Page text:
Russian invasion of Ukraine raises moral questions about how to achieve peace

Smoke rises from the territory of the Ukrainian Defense Ministry's unit in Kyiv Feb. 24 after Russian President Vladimir Putin authorized a military operation in Ukraine. (CNS/Reuters/Valentyn Ogirenko)

Smoke rises from the territory of the Ukrainian Defense Ministry's unit in Kyiv Feb. 24 after Russian President Vladimir Putin authorized a military operation in Ukraine. (CNS/Reuters/Valentyn Ogirenko)

by Michael Sean Winters

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The situation in Ukraine is still unfolding, but it was clear early on that the invasion was not a limited "special military operation" as Russian President Vladimir Putin called it, but a full-fledged invasion. As I write on Thursday, Russian troops are trying to overcome the vastly outgunned Ukrainian military, after which the road to Kyiv will be open.

The outrageousness of the lies coming from the Kremlin betrayed their evil intent. Putin called for the "denazification" of Ukraine. Resurrecting the charge of complicity with the Nazis by some Ukrainians during World War II is not likely to fool anyone. In the first place, a generation of Russians and Ukrainians learned about the mass famine Stalin perpetrated on Ukraine, making it fertile ground for anyone who would liberate them from his tyranny. Does this historical slur still resonate? The specific moral obscenity of the slur now is revealed in the fact that the current president of Ukraine, Volodymyr Zelensky, is Jewish.

The sufferings of the people of Ukraine and of their compatriots living abroad is acute. My colleague, Vatican correspondent Christopher White, reported yesterday on the views of Ukrainians in Rome. I have been emailing friends from Ukraine in the past few weeks, assuring them of my prayers for peace, prayers that now shift first to a concern for their safety.

The war creates a conundrum for President Joe Biden and NATO. Ukraine does not belong to NATO and the president pledged not to intervene militarily. Sanctions take time, and the Russian troops are on the march. Much is being written about the West's options today in whatever news source you choose to consult. We should all say a prayer for the president and those world leaders who have tried for so long to prevent this war and must now try and find ways to limit it.

Christians face a different conundrum. Last autumn, Pope Francis joined the St. Egidio community in their two-day Peace Meeting in Rome. The Holy Father's talk reflected the ambivalence of the Catholic moral tradition when it comes to war.

The pope prayed that God would "demilitarize the human heart," a beautiful turn of phrase that speaks to the Christian tradition of nonviolence.

He also said, "We must not be indifferent onlookers. On the contrary, we need to empathize with those who share our humanity, its aspirations, its struggles and its frailties."

There is the conundrum: What does empathy for the people of Ukraine entail at this moment, when the heart of Putin shows itself to be immune to the pope's prayers for peace? Is it realistic to hope that a man who traffics in morally obscene lies to justify his own acts of aggression is likely to be moved by moral concerns at all?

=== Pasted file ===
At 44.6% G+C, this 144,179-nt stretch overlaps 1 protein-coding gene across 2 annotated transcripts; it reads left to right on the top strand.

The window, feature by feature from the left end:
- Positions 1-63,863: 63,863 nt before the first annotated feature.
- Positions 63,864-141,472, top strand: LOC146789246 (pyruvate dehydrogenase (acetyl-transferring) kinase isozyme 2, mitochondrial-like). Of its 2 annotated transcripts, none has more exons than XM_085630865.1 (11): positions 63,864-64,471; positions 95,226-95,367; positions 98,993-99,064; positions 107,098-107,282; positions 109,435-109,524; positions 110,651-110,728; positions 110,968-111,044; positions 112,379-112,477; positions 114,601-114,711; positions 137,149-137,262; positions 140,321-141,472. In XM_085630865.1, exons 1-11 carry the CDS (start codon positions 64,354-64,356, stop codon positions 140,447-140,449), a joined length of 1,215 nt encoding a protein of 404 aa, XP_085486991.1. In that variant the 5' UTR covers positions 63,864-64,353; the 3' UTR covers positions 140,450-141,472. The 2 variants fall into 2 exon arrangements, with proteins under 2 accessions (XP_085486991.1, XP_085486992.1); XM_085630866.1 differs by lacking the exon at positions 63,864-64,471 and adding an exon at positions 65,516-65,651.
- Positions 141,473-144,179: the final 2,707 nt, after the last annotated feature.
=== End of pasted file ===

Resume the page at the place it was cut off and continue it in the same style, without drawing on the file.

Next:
It is from this conundrum that the venerable just war teaching was born. It is rich, complex and comprehensive, but in a nutshell, it extrapolates from the moral conviction that a person has the right to defend himself to the moral parameters by which a people may defend themselves. The teaching has been much abused, used to justify even preventive wars like the war in Iraq, but its moral seriousness is as good a guide as we are likely to find in these moments when the evil of the world forces us into difficult, complicated and ambivalent moral calculations.

The Christian witness to nonviolence can be abused. It must not be used to cloak indifference to the plight of the Ukrainian people. The U.S. and NATO have it within their power to stop the Russian aggression, even though they are not bound by any treaty to come to Ukraine's aid. The decision not to deploy that power may be the correct decision. Intervention might only make matters worse. But let's not be too proud of ourselves for abstaining from this fight when it is only the people of Ukraine who will pay the price. They can be forgiven for finding our concern for moral integrity to be of no consolation.

The statement issued by University of Notre Dame President Fr. John Jenkins captures this spiritual and moral conundrum. "Now, more than ever, our friends in Ukraine are in need of healing and hope," Jenkins said.

Some people may dismiss this sentiment as like the offers of "thoughts and prayers" after a tragedy, but Jenkins' statement isn't weak. It is ambivalent, reflecting the challenge the Christian tradition faces when it comes to war. It is unseemly for clerics to advocate war, but the people of Ukraine can be forgiven for dismissing the promise of prayers when they have told us what they need are surface-to-air missiles.

I confess I do not know what I would do if I were in the president's shoes. We can hope that the sanctions will so harm Putin and the people around him that his regime might pull back, or even be hurled from power. Morally hollow regimes can last a long time, however, before the last leg is kicked from underneath them. They do eventually collapse, but there can be so much suffering before that collapse comes.

In the midst of such enormous evil, one thing is clear: We humans will always need a savior. We may seek progress, and we may yearn for peace and try to build it as best we can. But there is evil in this world and only God's grace can conquer it. May he have mercy on us all.

This story appears in the War in Ukraine feature series. View the full series.

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